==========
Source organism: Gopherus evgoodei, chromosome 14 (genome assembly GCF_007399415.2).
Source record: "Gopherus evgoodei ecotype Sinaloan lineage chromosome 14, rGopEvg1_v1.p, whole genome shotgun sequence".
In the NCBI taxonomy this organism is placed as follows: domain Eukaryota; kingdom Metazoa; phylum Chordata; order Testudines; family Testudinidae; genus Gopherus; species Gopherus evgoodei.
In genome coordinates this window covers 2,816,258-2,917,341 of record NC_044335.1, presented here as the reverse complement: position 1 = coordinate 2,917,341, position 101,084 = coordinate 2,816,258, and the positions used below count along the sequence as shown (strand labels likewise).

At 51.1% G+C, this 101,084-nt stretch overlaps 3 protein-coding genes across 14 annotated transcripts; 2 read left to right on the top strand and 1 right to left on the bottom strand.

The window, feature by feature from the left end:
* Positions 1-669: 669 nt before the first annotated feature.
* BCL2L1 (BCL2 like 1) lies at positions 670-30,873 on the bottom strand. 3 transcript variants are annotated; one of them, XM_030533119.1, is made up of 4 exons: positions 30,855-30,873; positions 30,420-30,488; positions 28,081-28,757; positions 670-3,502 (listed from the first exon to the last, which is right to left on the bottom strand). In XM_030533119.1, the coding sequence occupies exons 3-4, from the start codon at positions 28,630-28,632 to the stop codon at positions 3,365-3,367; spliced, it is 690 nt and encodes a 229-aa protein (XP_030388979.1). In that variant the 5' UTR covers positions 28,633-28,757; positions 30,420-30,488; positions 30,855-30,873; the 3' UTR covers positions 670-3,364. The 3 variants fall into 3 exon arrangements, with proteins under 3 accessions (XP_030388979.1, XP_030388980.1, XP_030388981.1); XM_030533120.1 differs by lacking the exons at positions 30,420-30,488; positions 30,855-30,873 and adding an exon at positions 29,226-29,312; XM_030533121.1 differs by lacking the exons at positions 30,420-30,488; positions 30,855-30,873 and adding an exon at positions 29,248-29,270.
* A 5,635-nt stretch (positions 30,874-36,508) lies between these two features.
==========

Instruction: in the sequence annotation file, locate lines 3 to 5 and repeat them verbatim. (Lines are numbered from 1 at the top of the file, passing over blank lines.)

In the NCBI taxonomy this organism is placed as follows: domain Eukaryota; kingdom Metazoa; phylum Chordata; order Testudines; family Testudinidae; genus Gopherus; species Gopherus evgoodei.
In genome coordinates this window covers 2,816,258-2,917,341 of record NC_044335.1, presented here as the reverse complement: position 1 = coordinate 2,917,341, position 101,084 = coordinate 2,816,258, and the positions used below count along the sequence as shown (strand labels likewise).

At 51.1% G+C, this 101,084-nt stretch overlaps 3 protein-coding genes across 14 annotated transcripts; 2 read left to right on the top strand and 1 right to left on the bottom strand.